E3 06: Supreme Commander Updated Impressions

We take an updated look at this massive real-time strategy successor to Total Annihilation.

LOS ANGELES--In case you couldn't tell, E3 2006 is underway, which means that some of the most exciting upcoming games for this year and next are being shown privately to select members of the press, like us. We took the opportunity to take an even closer look at Supreme Commander, the spiritual successor to what is widely considered to be one of the finest real-time strategy games ever made, Total Annihilation. Gas Powered Games CEO Chris Taylor walked us through a demonstration of the game that covered much of what we had seen previously in our E3 exclusive preview, such as the game's tremendous sense of scale and its continuous zoom level that lets you instantaneously get an extreme close-up on a single unit, then immediately turn right around and zoom your view back up and away from the action, to view the landmasses you're fighting over from a continental view (which causes your units to become colored icons).

Taylor also demonstrated again for us the ability for players to give global "waypoint" orders to different contingents of units, such as naval, land, and air groups, to converge on a flashpoint at approximately the same time. We were also shown how the game will apparently follow the pathfinding course of individual units, with approximately traced-out waypoint paths (so, if you're the sort of obsessive player who must know whether your soldiers will go around the forest or through it, you'll be able to tell with this new system). Taylor reiterated, however, that Supreme Commander isn't a game about micromanaging individual units or focusing solely on tactical battles. To drive home this point, we were again shown a comparison of an incredibly huge battleship to a small squadron of medium tanks. The battleship had to have been at least 20 to 30 times the size of an individual tank, and as Taylor explained, the battleship's greatest strength is the incredible range of its main cannons (rather than simply being able to sustain more damage, as it might have been designed in a different modern strategy game), which would reduce the tanks to ash before they got into range. As Taylor put it, other modern strategy games tend to focus primarily on making games look nice, and on starting the action early; while those games might be about battles, he says, "Supreme Commander is about war."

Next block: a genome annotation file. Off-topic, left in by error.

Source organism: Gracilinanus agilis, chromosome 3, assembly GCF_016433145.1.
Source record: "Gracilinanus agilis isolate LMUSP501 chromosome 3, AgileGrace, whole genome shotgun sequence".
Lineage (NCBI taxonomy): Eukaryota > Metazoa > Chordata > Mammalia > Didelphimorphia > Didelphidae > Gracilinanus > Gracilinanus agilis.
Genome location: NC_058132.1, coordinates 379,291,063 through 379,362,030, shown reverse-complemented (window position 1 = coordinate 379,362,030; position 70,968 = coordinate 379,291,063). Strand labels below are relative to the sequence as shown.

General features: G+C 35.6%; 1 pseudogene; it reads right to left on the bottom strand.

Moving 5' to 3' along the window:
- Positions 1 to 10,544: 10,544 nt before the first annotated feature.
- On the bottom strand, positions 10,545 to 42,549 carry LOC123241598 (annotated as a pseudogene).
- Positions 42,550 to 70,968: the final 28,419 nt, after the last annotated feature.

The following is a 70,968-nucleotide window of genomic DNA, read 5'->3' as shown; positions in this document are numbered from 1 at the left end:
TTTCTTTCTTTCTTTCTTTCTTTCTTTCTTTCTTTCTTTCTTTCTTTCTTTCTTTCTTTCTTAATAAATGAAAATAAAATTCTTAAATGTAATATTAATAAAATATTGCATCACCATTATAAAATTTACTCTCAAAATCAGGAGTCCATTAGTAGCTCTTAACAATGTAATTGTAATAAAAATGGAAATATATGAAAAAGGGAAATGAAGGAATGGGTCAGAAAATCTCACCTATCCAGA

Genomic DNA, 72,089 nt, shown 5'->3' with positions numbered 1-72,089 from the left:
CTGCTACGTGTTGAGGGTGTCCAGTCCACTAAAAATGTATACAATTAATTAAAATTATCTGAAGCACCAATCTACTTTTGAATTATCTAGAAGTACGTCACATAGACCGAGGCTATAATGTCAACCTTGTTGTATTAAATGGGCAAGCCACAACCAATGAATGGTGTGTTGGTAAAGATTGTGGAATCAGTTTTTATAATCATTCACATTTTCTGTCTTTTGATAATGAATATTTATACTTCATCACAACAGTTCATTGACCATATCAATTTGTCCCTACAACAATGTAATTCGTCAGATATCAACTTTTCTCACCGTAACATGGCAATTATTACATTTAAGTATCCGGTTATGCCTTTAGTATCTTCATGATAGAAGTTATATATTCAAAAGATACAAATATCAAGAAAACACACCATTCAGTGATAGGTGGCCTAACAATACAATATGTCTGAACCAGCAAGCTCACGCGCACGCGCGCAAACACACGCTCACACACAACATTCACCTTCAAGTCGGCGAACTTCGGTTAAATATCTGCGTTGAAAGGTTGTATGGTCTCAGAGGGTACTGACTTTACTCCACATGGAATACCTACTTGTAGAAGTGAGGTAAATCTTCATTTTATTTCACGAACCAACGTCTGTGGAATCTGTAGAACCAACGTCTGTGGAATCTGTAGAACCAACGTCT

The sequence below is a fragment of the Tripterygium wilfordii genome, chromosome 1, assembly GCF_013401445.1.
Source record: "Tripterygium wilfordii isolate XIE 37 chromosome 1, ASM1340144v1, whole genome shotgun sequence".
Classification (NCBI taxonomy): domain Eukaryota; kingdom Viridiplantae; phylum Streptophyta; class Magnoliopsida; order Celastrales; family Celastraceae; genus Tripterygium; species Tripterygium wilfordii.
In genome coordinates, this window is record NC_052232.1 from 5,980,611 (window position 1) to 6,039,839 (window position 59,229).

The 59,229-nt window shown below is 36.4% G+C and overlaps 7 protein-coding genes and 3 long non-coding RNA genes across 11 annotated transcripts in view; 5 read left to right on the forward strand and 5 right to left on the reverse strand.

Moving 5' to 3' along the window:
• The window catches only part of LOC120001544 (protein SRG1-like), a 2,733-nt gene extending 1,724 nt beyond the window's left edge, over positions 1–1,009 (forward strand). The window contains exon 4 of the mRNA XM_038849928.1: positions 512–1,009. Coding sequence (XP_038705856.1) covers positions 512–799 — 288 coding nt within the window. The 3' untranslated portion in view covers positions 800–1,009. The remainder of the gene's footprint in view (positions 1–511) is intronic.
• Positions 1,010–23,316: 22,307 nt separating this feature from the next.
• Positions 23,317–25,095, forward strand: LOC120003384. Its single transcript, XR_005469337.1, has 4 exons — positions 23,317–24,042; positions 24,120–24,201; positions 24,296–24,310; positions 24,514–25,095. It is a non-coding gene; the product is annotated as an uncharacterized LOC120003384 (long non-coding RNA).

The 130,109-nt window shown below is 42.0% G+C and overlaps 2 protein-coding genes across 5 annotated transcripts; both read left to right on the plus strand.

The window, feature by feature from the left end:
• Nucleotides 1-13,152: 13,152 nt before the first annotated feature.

Perhaps the most striking example of what the studio CEO was talking about was the land/sea battle we then witnessed between two armies, as one invaded from the water while the other charged through a forest, knocking over nearby trees and setting the rest alight with weapon fire. Yes, individual units can be huge, but actual battles will take place between hundreds of different units that can be custom designed by "the one kid sitting in his basement in Utah who discovers something no one else has," as Taylor puts it. Apparently, the game has been designed from the ground up not only to take advantage of modern PC hardware, but also to scale well against differing hardware configurations. Taylor suggests that the game's largest maps will be on the order of about 6,400 square kilometers in size, though they can scale down for smaller skirmishes.

However, if you, like Taylor, want to keep things big, you'll be able to take advantage of some of Supreme Commander's other unique features--dual monitor support, which lets you keep one eye zoomed in on one of the game's huge battles, and the other on a zoomed-out view of the world to keep track of larger developments in the war. And if you have a widescreen monitor and don't care to have the game's interface sitting at the bottom of the screen, completely stretched out, you can instantaneously reconfigure the interface elements to appear on the left side of the screen. Taylor expects that the inquisitive fan community will probably end up monkeying with the interface, among other aspects of the game, because, as the CEO hints, the game may ship with support for editing and modifying its content.

Supreme Commander continues to be consistently huge and impressive each time we see it--and we'll probably end up seeing it at least a few more times before the game's eventual release in 2007.

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